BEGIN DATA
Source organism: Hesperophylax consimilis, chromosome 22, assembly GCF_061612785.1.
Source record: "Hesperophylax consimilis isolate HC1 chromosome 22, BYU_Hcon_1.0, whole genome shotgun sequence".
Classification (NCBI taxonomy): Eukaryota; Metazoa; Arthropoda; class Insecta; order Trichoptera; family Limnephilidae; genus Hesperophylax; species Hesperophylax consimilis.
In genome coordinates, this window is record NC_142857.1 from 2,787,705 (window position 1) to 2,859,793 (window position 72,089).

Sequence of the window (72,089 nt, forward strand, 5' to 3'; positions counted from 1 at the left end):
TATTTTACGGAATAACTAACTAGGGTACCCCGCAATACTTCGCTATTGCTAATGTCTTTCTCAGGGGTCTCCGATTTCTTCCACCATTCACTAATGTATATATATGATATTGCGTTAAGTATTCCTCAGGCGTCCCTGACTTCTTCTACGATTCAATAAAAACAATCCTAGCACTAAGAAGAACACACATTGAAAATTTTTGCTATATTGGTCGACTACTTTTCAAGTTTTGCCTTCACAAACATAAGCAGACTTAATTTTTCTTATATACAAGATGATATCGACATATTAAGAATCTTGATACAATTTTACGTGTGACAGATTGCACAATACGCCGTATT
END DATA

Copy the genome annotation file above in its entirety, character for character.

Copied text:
Source organism: Hesperophylax consimilis, chromosome 22, assembly GCF_061612785.1.
Source record: "Hesperophylax consimilis isolate HC1 chromosome 22, BYU_Hcon_1.0, whole genome shotgun sequence".
Classification (NCBI taxonomy): Eukaryota; Metazoa; Arthropoda; class Insecta; order Trichoptera; family Limnephilidae; genus Hesperophylax; species Hesperophylax consimilis.
In genome coordinates, this window is record NC_142857.1 from 2,787,705 (window position 1) to 2,859,793 (window position 72,089).

Sequence of the window (72,089 nt, forward strand, 5' to 3'; positions counted from 1 at the left end):
TATTTTACGGAATAACTAACTAGGGTACCCCGCAATACTTCGCTATTGCTAATGTCTTTCTCAGGGGTCTCCGATTTCTTCCACCATTCACTAATGTATATATATGATATTGCGTTAAGTATTCCTCAGGCGTCCCTGACTTCTTCTACGATTCAATAAAAACAATCCTAGCACTAAGAAGAACACACATTGAAAATTTTTGCTATATTGGTCGACTACTTTTCAAGTTTTGCCTTCACAAACATAAGCAGACTTAATTTTTCTTATATACAAGATGATATCGACATATTAAGAATCTTGATACAATTTTACGTGTGACAGATTGCACAATACGCCGTATT